The first court to be confronted with the problem involved in Elrod was this court, the United States District Court for the Western District of Virginia, where a suit was pending of an identical nature when the Supreme Court handed down the Elrod decision. Eventually, the United States Court of Appeals for the Fourth Circuit held that the Elrod doctrine did not apply *1451 retroactively to a sheriff in Lee County, Virginia, who had taken office a few months before the Court rendered the Elrod decision. Ramey v. Harber, 589 F.2d 753, 760 (4th Cir. 1978), cert. denied, 442 U.S. 910, 99 S. Ct. 2823, 61 L. Ed. 2d 275 (1979). In Ramey, the court, in dicta, indicates certain principles that it believed to be exceptions to what was then the Elrod doctrine. Circuit Judge Hall, in a concurring opinion, pointed out certain factual considerations which should be exceptions to the principles of Elrod: First, under a state statute, the deputies' terms of office ended with the sheriff's without expectation of being rehired; second, the deputies actually actively campaigned against the sheriff as well as held different passive political beliefs or membership in another political party; third, the deputies were not pressured to change parties or to donate money to the other party; and finally, the size and nature of a small county sheriff's office necessitated mutual confidence and cooperation that could not exist where there were hotly contested election campaigns with lingering bitterness. Id. at 761. It must be remembered, however, that the Fourth Circuit decided the Ramey case without the benefit of Branti. When one considers the facts in Branti, involving two employees in a public defender's office in New York, it is obvious that not only does the confidential nature of the job cease to be considered as an exception but the smallness of the office does not seem to be a decisive element in determining whether or not there is an exception to the Elrod-Branti doctrine. Indeed, the Fourth Circuit recently has reached this conclusion in a decision in which it states specifically that the statements made in Ramey are dicta and that while the small size distinction might have had validity under Elrod, it certainly does not under Branti. Jones v. Dodson, 727 F.2d 1329 at 1338 n. 14 (4th Cir.1984).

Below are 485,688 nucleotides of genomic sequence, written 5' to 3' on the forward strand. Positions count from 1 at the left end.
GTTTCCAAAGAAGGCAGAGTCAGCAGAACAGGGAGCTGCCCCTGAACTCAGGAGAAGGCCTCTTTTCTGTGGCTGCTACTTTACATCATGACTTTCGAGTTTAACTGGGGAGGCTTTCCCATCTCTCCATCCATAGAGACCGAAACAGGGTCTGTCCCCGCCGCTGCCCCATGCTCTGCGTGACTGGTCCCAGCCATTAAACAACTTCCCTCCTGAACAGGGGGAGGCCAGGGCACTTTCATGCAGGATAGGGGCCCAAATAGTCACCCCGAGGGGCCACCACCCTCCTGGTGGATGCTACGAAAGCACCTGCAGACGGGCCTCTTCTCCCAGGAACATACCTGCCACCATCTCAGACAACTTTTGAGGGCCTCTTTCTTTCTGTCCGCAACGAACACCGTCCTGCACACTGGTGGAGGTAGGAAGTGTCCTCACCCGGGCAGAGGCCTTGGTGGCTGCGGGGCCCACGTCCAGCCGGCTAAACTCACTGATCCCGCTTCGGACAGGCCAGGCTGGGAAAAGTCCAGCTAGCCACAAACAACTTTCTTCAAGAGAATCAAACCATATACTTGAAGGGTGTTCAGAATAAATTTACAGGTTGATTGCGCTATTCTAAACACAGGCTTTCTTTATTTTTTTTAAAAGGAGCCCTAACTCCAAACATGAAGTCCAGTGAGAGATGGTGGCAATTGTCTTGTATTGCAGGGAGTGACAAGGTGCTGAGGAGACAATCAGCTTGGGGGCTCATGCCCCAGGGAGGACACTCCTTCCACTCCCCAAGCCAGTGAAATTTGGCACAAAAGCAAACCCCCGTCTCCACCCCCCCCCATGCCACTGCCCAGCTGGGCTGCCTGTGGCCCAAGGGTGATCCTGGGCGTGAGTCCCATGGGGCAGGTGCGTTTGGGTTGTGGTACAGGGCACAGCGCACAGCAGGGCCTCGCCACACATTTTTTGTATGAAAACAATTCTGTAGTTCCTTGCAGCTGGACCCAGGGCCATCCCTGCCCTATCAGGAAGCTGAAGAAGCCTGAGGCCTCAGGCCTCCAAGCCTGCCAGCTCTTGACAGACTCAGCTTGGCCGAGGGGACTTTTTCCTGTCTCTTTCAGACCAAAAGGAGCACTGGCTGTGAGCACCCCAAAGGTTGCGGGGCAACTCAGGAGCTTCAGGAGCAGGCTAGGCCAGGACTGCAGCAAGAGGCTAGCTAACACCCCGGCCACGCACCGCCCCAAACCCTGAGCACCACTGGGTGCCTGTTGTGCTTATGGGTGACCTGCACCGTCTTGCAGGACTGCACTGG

In cases arising from Florida and Texas, where the relationship between the sheriff and his employees is remarkably similar to the system in Virginia in that the laws in Florida and Texas provide that the terms of the employees of the sheriff expire with the end of the sheriff's term; the deputy sheriff is at least the alter ego of the sheriff; and the sheriff is absolutely liable for the acts of his deputies and especially in circumstances where a small office is involved rather than a large office, it has been held that an exception to the Elrod-Branti doctrine exists. McBee v. Jim Hogg County, Tex., 703 F.2d 834, reh'g granted, 703 F.2d 846 (5th Cir.1983); Barrett v. Thomas, 649 F.2d 1193 (5th Cir. 1981); Tanner v. McCall, 625 F.2d 1183 (5th Cir.1980). In McBee, the Fifth Circuit stated as follows: